|ISU politics professor takes his knowledge abroad|
|Written by Kristen Bahler, Daily Vidette Reporter|
|Wednesday, 18 February 2009 18:00|
There are few cultures that vary to the extent of South Africa and the United States.
The very notion of the two countries are almost polar opposites, one evokes sparring images of unmatched geographical beauty and profound poverty, while the other denotes industry and (in many cases) monotony.
Kenneth Panfilio, an ISU political science professor, spends his summer breaks structuring a bond between these two very different worlds, in an endeavor called the Ubuntu Project.
As key contributing members to the Ubuntu project (Ubuntu is a Zulu phrase signifying humanity between a people, the Ubuntu Project is based out of the University of Cape Town), Panfilio and his PhD advisor, Professor Drucilla Cornell, worked with South African courts and judges.
"We had countless dialogues and meetings," Panfilio said. "The court has acknowledged this project as one of the most influential projects in South Africa . it is changing the way they do law in South Africa."
According to Panfilio, one of the goals of Ubuntu is to mold indigenous and Western thinking into a common ideal.
"We had to bring together these two groups, Western and Indigenous, and work to enhance one another. There was resistance at first," he said. "I think the question was, how do you operationalize an indigenous ideal? How can we start to bring indigenous ideals into [the concept of] Ubuntu?"
At the core of the Ubuntu Project is a federally funded enterprise, which embarks on giving black South Africans equal opportunity to study law as the white minority.
"Last year there was one black South African in the University of Cape Town law school," Panfilio said. "We're doing a lot to support students and to bring extraordinarily capable South Africans into advanced law studies . to be part of the future of South African Law."
Though South African government has been (appropriately) regarded for decades as equal parts disadvantaged and deceitful, Panfilio believes the Unites States has much to learn from modern day South Africa.
"South Africa coming into the new South Africa after apartheid has one of the most sophisticated constitutions in the world, which is based largely on the best of European ideals, and centers on the fact that the state can't take away [one's] dignity." Those even slightly familiar with the U.S. constitution can acknowledge this is one element our founding fathers decided to skip over.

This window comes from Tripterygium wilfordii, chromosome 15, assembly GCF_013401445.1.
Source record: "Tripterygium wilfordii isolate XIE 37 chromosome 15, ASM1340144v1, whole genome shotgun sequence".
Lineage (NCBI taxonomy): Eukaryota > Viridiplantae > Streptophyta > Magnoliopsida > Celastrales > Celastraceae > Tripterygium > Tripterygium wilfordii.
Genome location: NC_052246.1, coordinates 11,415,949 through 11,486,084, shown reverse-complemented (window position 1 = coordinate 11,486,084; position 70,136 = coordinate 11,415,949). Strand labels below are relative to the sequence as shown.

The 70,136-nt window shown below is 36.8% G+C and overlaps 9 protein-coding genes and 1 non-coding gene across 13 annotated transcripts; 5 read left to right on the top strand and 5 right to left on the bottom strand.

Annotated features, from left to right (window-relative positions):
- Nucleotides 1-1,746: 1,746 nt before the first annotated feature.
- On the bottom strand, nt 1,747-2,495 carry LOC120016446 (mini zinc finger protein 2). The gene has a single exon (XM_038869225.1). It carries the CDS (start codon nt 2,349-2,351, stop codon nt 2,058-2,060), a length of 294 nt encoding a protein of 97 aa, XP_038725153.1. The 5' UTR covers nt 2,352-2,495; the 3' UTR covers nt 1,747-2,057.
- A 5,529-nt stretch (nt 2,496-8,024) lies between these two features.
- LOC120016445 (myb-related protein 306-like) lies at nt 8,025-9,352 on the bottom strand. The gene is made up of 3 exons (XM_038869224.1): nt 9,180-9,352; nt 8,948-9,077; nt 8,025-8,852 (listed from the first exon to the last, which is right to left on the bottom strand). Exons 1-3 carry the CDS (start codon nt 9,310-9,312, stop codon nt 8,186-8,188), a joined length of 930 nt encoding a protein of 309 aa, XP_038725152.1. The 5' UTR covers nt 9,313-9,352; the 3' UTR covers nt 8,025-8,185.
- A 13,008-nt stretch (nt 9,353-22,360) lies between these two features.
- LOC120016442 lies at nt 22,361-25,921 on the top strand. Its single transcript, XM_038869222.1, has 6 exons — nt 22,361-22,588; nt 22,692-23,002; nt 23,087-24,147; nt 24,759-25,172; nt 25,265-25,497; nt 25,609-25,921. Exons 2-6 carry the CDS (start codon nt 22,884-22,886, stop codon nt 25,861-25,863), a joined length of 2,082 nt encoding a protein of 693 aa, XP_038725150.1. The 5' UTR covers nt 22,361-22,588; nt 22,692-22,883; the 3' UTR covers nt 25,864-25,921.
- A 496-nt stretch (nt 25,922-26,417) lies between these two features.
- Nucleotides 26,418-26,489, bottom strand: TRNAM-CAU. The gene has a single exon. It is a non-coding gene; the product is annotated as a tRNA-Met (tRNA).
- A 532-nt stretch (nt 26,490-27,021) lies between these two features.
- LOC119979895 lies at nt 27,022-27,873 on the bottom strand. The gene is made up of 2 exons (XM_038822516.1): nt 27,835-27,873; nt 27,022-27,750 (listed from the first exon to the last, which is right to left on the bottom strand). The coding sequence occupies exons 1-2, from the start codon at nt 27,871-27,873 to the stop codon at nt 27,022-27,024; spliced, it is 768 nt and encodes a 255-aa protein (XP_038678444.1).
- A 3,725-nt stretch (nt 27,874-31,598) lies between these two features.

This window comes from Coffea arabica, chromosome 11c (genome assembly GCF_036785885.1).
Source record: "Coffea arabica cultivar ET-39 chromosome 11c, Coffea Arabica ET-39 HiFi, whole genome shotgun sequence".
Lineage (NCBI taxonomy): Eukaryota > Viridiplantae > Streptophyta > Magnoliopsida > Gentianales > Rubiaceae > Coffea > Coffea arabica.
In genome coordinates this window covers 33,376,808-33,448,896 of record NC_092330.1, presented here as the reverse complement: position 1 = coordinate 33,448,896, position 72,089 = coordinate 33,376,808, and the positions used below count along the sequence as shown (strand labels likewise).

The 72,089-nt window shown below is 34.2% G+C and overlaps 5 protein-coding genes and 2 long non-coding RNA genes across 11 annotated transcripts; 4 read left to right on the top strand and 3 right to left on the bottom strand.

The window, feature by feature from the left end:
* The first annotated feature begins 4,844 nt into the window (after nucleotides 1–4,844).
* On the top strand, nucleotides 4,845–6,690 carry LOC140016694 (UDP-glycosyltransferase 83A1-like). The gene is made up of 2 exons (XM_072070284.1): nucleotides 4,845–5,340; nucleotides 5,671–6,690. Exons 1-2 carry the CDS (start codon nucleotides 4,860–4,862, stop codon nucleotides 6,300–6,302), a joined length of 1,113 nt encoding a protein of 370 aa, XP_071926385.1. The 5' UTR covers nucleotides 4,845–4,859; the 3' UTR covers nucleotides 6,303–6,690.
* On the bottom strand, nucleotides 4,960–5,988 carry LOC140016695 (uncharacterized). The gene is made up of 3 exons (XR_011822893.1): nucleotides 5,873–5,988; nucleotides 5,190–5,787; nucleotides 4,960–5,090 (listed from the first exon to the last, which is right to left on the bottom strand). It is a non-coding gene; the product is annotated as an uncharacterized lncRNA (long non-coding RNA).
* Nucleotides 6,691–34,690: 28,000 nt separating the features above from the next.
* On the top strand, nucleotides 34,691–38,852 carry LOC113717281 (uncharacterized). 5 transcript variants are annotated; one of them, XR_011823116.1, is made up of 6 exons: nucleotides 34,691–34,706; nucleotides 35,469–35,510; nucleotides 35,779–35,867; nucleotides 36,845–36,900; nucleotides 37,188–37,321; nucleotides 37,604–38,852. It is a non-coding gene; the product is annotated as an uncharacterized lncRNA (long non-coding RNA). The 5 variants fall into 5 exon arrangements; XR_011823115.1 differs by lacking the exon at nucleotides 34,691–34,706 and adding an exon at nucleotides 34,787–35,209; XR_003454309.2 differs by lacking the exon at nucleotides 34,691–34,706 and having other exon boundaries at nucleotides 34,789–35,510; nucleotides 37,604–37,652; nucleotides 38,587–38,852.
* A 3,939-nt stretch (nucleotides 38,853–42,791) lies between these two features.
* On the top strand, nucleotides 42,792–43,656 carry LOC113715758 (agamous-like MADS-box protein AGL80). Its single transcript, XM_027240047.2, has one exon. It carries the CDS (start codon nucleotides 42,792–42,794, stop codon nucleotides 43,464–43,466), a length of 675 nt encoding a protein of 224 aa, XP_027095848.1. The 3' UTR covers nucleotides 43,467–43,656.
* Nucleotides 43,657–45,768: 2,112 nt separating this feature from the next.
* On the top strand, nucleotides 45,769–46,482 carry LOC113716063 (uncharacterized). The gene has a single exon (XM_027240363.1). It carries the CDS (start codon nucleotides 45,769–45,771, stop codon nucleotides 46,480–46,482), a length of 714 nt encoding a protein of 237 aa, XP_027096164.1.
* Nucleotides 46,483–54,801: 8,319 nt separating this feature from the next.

"[The South African] constitution is a lot different than ours," Panfilio said. "Others try to conserve a vision of the past, and this is not the case in South Africa. If you were to conserve a vision of the past, you'd be conserving the idea of apartheid. South Africa is one of the first countries to allow gay marriage, they believe that equality means you are allowed to get married."
Panfilio added when he arrives in South Africa, the first thought that goes through his mind is not one of American superiority, but quite the opposite.
"When I arrive in South Africa routinely, I say with all seriousness and a little bit of joking . that it's a joy to come from the constitutional third world. [In South Africa] there is a sort of pluralism between two groups that doesn't favor one group over another. We have [a lot] to learn constitutionally from a place like South Africa," Panfilio said.
According to former student Andrew Barra, a senior broadcast journalism major, Panfilio's forward thinking and progressive ideals directly translate to his classroom approach.
"Dr. Panfilio expected [us] to look beyond .our actual readings by answering not only what each meant but what is its relation to us and the world. From what I got out of class, it's easy to tell that Dr. Panfilio is not like what you see common in the current culture. He tries to find deeper happiness and deeper meaning .I was a big fan. He made class very interesting."
Panfilio said, "I went over there with the full-fledged position that I know nothing of the culture or the history surround it . I am here to learn. I think it is important as a faculty member to actively enhance the world to a better state of existence, not just teach what is in my textbook."